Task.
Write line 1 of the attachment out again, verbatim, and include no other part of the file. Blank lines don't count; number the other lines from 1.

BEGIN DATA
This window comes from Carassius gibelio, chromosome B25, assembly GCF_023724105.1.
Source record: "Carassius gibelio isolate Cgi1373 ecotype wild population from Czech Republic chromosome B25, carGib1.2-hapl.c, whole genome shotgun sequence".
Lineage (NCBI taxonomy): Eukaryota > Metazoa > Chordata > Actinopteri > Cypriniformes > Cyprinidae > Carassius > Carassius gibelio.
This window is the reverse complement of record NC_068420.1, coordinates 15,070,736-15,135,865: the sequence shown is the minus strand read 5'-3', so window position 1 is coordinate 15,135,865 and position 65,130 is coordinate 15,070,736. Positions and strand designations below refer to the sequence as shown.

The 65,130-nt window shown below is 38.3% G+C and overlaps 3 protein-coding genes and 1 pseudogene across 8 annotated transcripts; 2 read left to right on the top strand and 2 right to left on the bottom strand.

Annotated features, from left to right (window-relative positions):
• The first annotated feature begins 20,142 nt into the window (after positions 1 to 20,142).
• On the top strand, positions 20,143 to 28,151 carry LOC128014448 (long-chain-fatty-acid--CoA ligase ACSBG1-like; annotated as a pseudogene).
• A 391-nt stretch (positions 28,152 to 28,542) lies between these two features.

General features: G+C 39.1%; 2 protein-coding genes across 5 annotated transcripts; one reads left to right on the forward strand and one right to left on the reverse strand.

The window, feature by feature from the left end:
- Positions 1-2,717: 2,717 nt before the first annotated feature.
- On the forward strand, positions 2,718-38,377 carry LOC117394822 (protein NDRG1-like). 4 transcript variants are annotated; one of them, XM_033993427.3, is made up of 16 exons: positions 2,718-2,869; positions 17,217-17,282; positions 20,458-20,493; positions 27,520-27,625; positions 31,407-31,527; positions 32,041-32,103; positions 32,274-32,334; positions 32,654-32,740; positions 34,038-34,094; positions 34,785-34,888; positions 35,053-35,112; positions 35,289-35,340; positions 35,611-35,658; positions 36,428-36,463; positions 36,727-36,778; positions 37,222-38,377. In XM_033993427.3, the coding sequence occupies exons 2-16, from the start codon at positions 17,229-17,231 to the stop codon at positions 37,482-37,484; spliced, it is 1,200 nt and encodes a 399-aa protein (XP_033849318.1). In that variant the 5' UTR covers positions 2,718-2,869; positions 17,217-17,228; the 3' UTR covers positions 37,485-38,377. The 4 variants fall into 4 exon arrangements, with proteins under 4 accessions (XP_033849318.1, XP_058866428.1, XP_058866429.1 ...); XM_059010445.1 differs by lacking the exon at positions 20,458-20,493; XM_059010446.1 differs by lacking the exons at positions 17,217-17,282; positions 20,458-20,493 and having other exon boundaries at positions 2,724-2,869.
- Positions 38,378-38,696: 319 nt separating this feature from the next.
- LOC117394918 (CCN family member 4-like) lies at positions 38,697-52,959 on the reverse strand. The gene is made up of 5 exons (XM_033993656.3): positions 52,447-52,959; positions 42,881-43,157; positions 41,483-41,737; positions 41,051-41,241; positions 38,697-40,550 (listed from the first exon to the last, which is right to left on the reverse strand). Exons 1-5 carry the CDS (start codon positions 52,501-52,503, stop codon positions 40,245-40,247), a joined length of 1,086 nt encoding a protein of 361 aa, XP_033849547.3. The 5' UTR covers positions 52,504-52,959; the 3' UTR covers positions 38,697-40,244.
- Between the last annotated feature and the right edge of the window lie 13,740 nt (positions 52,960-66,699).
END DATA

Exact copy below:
This window comes from Carassius gibelio, chromosome B25, assembly GCF_023724105.1.